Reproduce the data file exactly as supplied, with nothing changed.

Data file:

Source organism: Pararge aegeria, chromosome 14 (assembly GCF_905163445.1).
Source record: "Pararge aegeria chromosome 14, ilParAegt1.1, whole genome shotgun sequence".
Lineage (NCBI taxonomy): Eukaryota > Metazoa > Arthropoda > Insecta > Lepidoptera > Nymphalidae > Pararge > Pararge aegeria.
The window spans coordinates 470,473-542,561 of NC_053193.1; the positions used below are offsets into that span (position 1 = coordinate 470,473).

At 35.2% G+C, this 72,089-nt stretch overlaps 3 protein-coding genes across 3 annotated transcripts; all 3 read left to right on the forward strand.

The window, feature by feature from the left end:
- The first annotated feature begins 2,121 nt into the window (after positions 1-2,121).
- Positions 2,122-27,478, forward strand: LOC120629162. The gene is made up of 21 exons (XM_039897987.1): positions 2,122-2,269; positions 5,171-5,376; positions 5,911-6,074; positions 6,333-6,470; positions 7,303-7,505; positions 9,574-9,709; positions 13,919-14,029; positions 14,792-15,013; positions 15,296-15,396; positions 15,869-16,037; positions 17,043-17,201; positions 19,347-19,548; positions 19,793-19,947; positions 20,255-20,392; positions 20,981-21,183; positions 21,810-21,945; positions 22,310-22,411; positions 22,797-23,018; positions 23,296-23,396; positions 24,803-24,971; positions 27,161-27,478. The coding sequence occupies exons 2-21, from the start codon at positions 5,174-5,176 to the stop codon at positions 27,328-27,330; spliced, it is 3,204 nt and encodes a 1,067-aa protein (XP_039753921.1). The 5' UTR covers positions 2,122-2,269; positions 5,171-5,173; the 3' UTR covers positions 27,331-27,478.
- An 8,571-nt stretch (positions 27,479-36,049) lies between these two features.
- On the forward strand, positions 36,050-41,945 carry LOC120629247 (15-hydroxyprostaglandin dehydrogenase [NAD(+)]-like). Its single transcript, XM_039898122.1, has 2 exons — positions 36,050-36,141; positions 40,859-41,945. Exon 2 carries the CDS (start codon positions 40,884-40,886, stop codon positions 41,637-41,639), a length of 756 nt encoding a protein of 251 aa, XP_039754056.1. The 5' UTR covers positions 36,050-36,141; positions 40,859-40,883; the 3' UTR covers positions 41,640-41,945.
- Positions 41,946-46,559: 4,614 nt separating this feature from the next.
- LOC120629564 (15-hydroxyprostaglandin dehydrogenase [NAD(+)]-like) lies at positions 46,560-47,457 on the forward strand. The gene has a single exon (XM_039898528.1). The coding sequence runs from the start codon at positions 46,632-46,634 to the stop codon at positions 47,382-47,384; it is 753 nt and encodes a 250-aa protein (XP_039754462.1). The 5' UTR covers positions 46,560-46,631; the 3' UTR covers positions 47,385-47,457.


Source organism: Pararge aegeria, chromosome 14 (assembly GCF_905163445.1).
Source record: "Pararge aegeria chromosome 14, ilParAegt1.1, whole genome shotgun sequence".
Lineage (NCBI taxonomy): Eukaryota > Metazoa > Arthropoda > Insecta > Lepidoptera > Nymphalidae > Pararge > Pararge aegeria.
The window spans coordinates 470,473-542,561 of NC_053193.1; the positions used below are offsets into that span (position 1 = coordinate 470,473).

At 35.2% G+C, this 72,089-nt stretch overlaps 3 protein-coding genes across 3 annotated transcripts; all 3 read left to right on the forward strand.

The window, feature by feature from the left end:
- The first annotated feature begins 2,121 nt into the window (after positions 1-2,121).
- Positions 2,122-27,478, forward strand: LOC120629162. The gene is made up of 21 exons (XM_039897987.1): positions 2,122-2,269; positions 5,171-5,376; positions 5,911-6,074; positions 6,333-6,470; positions 7,303-7,505; positions 9,574-9,709; positions 13,919-14,029; positions 14,792-15,013; positions 15,296-15,396; positions 15,869-16,037; positions 17,043-17,201; positions 19,347-19,548; positions 19,793-19,947; positions 20,255-20,392; positions 20,981-21,183; positions 21,810-21,945; positions 22,310-22,411; positions 22,797-23,018; positions 23,296-23,396; positions 24,803-24,971; positions 27,161-27,478. The coding sequence occupies exons 2-21, from the start codon at positions 5,174-5,176 to the stop codon at positions 27,328-27,330; spliced, it is 3,204 nt and encodes a 1,067-aa protein (XP_039753921.1). The 5' UTR covers positions 2,122-2,269; positions 5,171-5,173; the 3' UTR covers positions 27,331-27,478.
- An 8,571-nt stretch (positions 27,479-36,049) lies between these two features.
- On the forward strand, positions 36,050-41,945 carry LOC120629247 (15-hydroxyprostaglandin dehydrogenase [NAD(+)]-like). Its single transcript, XM_039898122.1, has 2 exons — positions 36,050-36,141; positions 40,859-41,945. Exon 2 carries the CDS (start codon positions 40,884-40,886, stop codon positions 41,637-41,639), a length of 756 nt encoding a protein of 251 aa, XP_039754056.1. The 5' UTR covers positions 36,050-36,141; positions 40,859-40,883; the 3' UTR covers positions 41,640-41,945.
- Positions 41,946-46,559: 4,614 nt separating this feature from the next.
- LOC120629564 (15-hydroxyprostaglandin dehydrogenase [NAD(+)]-like) lies at positions 46,560-47,457 on the forward strand. The gene has a single exon (XM_039898528.1). The coding sequence runs from the start codon at positions 46,632-46,634 to the stop codon at positions 47,382-47,384; it is 753 nt and encodes a 250-aa protein (XP_039754462.1). The 5' UTR covers positions 46,560-46,631; the 3' UTR covers positions 47,385-47,457.